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assumed to be related to differences in students access to cultural capital.According to Bourdieu (1984), a person possesses capital in different forms, thetwo most influential being cultural capital and economic capital. Peoplesamount of capital influences their habitus or disposition which inclines agents toact and react in certain ways (Bourdieu, 1991, p. 12). Hence, students habituswill tend to be class distinctive and lead them to pursue the outcomes they aremore likely to obtain. This maintains the established class positions in a society.As bearers of cultural capital in society, higher education institutions also have aform of habitus (Rey et al, 2001; Thomas, 2002). It may be understood as theimpact of a cultural group or social class on an individuals behaviour as it ismediated through an organization (Rey et al, 2001, section 1.3). The congru-ence between students and institutions habitus influences integration: studentsare more likely to succeed and complete their degree if their institution has ahabitus which is in harmony with their own and if they feel a sense of belonging.The type of habitus found at each institution will vary and some institutions mayhave a more inclusive habitus than others (Thomas, 2002). Hence, the institu-tions awareness of the types of students they attract and accept could influencetheir ability to retain these. According to this perspective, student departure canbe seen as a natural phenomenon due to mismatches between students andinstitutions habituses. To increase their base of potential students, the institu-tions can put in place different measures which cater for broader groups ofstudents.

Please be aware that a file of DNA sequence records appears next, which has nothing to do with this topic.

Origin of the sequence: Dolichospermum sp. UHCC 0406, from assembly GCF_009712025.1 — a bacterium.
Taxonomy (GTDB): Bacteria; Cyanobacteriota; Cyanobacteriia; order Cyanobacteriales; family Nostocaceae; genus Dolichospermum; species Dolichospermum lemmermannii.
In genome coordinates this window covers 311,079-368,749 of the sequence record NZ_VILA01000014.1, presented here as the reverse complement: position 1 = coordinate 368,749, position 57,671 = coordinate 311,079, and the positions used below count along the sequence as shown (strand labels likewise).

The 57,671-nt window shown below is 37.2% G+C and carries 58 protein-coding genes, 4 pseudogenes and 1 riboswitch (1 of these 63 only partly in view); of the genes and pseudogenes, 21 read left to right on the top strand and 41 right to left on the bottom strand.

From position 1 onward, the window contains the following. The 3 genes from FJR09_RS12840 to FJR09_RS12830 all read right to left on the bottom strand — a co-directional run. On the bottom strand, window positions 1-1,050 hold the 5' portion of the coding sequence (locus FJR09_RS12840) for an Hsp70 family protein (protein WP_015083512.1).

A perspective that assumes that the students and the institutions habitus mustbe in line for students to succeed can be seen as one which places inevitable limitson the range of students who can develop and prosper at any particular institution.However, in this article, we take the view that some institutions have a morewide-reaching habitus that takes diversity into account and some have a habitusthat is narrower in scope and can be changed to make it more or less open orwide-reaching. Because of massification, institutions have to cater for a wider rangeof students. Thus, the habitus the institution is projecting could limit the oppor-tunities for all students to perform well at that institution.